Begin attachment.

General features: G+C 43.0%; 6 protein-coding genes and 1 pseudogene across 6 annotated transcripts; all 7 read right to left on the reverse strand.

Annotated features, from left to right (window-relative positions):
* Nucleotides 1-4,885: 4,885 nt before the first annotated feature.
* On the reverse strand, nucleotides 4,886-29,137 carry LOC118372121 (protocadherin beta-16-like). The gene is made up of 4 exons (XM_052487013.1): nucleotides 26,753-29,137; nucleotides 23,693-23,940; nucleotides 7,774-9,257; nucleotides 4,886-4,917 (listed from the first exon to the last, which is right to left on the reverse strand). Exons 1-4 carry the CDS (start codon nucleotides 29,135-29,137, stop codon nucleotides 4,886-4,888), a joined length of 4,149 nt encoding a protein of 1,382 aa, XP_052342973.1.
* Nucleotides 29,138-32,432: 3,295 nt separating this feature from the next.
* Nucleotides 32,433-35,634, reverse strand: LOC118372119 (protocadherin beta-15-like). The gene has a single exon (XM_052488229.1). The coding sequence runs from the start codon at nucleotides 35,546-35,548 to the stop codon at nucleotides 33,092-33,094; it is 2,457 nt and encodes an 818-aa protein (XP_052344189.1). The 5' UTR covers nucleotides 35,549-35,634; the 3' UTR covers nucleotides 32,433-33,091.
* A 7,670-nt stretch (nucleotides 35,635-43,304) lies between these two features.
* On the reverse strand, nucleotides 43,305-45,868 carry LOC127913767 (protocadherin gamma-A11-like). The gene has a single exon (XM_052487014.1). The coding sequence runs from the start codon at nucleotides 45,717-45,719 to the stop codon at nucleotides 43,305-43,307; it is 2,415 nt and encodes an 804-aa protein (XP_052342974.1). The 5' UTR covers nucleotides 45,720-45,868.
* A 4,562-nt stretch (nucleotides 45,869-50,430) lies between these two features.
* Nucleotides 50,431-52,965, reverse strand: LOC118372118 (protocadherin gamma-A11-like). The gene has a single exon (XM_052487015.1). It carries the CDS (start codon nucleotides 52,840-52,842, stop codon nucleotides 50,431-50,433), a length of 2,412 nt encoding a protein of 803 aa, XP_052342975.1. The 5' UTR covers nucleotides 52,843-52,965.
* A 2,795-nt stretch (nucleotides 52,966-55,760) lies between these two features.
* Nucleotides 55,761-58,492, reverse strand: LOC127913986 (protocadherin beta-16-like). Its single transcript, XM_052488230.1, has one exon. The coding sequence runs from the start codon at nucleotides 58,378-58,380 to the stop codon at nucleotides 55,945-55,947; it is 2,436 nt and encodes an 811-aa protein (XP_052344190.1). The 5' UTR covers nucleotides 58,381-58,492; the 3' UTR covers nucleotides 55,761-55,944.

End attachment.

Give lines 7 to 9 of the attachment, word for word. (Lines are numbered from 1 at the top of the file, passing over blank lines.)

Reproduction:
* A 7,670-nt stretch (nucleotides 35,635-43,304) lies between these two features.
* On the reverse strand, nucleotides 43,305-45,868 carry LOC127913767 (protocadherin gamma-A11-like). The gene has a single exon (XM_052487014.1). The coding sequence runs from the start codon at nucleotides 45,717-45,719 to the stop codon at nucleotides 43,305-43,307; it is 2,415 nt and encodes an 804-aa protein (XP_052342974.1). The 5' UTR covers nucleotides 45,720-45,868.
* A 4,562-nt stretch (nucleotides 45,869-50,430) lies between these two features.